Focal Analysis of the Lorax
Dr. Seuss’s story of the Lorax is a fictional account of a young boy saving his town and world from a very dismal future.[i] The film is classified as a children’s movie, but that does not mean that adults should simply dismiss the story altogether. Upon doing a focal analysis of both the Lorax and the United States when the movie was released, it becomes clear how pertinent this movie really is to our current state of affairs. Focal analysis shows us how we are on the very same path that the residents of Thneedville were on before they utterly destroyed the world around them. The Lorax presents a timeline that the US is currently in the middle of, and we must take action if we wish to take a different path.
The Lorax is not set in a clear time period due to the fact that it takes place in a fictional world, however certain aspects of Thneedville’s society allow us to make assumptions about the temporal setting of the film.[ii] Thneedville and its residents have clearly gone through their own industrial revolution judging by the technology available to them.[iii] The town is made entirely from artificial materials like plastic and metal, and there are no living plants of any kind.[iv] The film takes us into the past as well, seemingly before Thneedville had gone through the cultural and material conversions that accompanied their industrial revolution.[v] Time is used as a tool in the film to display the accelerated effects of misusing the land and its resources.
Ted, the protagonist of the story, lives in Thneedville, a bustling, artificial town that has been walled off from the rest of the world.[vi] Thneedville is colorful and clean, but it is revealed later in the film that the town is not as perfect as the pretty exterior would suggest.[vii] The mayor of the town has set up security cameras everywhere so he can keep close watch over the citizens of Thneedville, and nobody is allowed to leave the town and its impressive walls.[viii] Outside of the city is a barren wasteland that stretches as far as Ted can see.[ix]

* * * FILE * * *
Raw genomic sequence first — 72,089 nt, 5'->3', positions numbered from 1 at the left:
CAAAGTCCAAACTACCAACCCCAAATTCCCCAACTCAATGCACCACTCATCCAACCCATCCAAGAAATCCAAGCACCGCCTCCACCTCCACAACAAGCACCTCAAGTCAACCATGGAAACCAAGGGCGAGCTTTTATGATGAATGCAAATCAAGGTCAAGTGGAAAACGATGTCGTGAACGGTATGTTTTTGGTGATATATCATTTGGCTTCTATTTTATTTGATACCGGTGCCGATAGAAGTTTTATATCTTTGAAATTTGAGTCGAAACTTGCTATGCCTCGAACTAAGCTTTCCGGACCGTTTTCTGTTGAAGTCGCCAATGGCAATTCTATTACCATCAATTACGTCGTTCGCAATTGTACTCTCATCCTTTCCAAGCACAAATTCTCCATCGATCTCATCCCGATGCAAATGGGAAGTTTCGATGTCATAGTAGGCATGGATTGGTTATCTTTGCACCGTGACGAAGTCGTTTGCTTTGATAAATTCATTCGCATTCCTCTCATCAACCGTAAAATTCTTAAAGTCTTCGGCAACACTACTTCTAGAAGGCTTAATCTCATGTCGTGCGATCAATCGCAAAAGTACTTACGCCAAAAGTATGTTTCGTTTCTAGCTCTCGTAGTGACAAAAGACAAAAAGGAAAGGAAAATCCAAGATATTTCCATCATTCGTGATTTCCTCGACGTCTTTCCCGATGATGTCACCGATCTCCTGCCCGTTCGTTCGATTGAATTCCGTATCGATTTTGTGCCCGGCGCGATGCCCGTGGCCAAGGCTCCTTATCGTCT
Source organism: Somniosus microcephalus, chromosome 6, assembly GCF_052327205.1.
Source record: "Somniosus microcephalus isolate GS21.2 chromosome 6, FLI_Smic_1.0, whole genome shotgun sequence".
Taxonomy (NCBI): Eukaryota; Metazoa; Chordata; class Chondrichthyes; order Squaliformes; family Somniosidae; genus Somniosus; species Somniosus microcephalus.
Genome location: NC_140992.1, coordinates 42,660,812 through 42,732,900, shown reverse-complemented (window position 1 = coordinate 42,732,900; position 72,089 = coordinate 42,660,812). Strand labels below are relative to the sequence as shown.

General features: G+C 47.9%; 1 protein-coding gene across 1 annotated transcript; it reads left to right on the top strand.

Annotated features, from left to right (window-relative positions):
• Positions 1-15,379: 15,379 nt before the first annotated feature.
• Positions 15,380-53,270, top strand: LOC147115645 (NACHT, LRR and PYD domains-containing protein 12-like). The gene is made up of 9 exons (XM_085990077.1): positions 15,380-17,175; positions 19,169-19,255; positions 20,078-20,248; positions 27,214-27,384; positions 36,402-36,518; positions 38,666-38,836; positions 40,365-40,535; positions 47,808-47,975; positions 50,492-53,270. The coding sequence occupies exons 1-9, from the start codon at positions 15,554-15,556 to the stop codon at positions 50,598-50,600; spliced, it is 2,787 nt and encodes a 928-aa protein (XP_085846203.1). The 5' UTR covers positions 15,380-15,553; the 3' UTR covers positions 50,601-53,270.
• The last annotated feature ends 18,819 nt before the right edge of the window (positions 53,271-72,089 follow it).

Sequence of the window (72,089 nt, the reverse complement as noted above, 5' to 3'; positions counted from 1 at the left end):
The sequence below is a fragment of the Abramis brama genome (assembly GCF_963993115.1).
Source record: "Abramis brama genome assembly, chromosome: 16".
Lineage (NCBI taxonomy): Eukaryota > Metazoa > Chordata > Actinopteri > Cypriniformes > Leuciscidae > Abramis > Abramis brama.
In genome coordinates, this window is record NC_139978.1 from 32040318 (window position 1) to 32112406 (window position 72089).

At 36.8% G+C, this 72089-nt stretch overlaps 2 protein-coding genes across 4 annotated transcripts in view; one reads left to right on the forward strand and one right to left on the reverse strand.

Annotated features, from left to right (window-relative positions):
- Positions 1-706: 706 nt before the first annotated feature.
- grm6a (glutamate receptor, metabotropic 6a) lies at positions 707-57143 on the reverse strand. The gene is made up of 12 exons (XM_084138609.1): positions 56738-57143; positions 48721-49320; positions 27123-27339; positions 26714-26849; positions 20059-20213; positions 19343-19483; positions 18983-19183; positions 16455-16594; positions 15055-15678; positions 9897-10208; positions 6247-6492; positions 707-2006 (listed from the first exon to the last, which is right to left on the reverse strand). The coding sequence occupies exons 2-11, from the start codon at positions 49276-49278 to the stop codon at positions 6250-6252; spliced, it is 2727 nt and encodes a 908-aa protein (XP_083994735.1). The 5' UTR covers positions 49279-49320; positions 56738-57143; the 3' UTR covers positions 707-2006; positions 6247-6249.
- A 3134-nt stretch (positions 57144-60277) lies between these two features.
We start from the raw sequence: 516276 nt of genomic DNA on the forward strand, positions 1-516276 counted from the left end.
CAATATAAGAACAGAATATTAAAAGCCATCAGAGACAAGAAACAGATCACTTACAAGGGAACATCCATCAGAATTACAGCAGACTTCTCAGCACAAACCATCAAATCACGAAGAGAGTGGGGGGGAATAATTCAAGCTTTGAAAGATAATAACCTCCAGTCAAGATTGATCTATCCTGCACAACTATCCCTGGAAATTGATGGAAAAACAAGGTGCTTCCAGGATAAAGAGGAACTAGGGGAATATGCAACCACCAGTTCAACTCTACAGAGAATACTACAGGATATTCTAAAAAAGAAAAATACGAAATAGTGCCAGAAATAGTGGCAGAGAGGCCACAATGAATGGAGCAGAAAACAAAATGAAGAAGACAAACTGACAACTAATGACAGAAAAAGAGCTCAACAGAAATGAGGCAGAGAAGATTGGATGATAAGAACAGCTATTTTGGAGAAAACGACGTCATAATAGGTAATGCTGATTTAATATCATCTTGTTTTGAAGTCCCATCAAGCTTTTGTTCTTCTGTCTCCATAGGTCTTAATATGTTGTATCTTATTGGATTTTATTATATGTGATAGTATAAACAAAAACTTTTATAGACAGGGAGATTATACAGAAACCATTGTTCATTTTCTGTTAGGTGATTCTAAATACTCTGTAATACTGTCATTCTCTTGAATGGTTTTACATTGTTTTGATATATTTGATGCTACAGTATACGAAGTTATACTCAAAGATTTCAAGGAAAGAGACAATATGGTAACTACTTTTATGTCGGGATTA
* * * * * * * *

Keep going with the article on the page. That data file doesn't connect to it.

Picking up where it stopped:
When the film was released in 2012, the United States, like the rest of the world, was threatened by many environmental crises, but the country wasn’t a barren wasteland yet. A character called the Once-ler from the Lorax describes how he and his family single-handedly cut down every tree outside of Thneedville in order to maintain the profits and lifestyle they had grown accustomed to.[x] The United States was in the process of exhausting all of its natural resources when this movie came out, so we were still behind the poor residents of Thneedville in the comparative timeline.
The United States was not a small town surrounded by wasteland in 2012, but it was a country that was destroying itself with oil spills, nonpoint-source pollution, deforestation, overfishing, a lack of alternative forms of energy, and countless more issues.[xi] Our cities were not completely void of living plants, but they were made almost entirely from synthetic materials. Many of the most powerful people in the country directly benefited from the industries that were destroying the United States, just as the mayor of Thneedville was benefitting from the wasteland outside the city.
The main object or focus of the film is to bring attention to what overconsumption and misuse of resources is doing to our planet. The Lorax accelerates the story and keeps it limited to one town, rather than an entire planet, making the focus very clear. The Mayor of the town is the tangible representation of the exploitation we see in our world everyday. His own economic ventures are far more important to him than the status of the environment outside his town.[xii] The people of Thneedville are ignorant about the degree of destruction that has occurred as a result of their consumption because there is a literal wall hiding them from the truth.[xiii] This wall of ignorance was just as present in the US in 2012, but it was far less literal. Many people were aware that something was wrong, but very few people realized how important it was that we make a change.
Unfortunately, the movie did not have any significant effect, for the United States has not changed very much since 2012. Focal analysis can be a somewhat simplistic way of analyzing an issue or topic, but the issue itself is also very simple. If we continue to abuse the land like the Once-ler and the rest of Thneedville did, we will lose everything. The Lorax serves as a reminder to break down the walls of ignorance and plant seeds of change just like Ted did.
Layzer, Judith A. The Environmental Case: Translating Values into Policy. CQ Press, n.d.
Renaud, Chris. The Lorax. Universal Pictures, 2012.
[i] Renaud, The Lorax.
[xi] Layzer, The Environmental Case: Translating Values into Policy.
[xii] Renaud, The Lorax.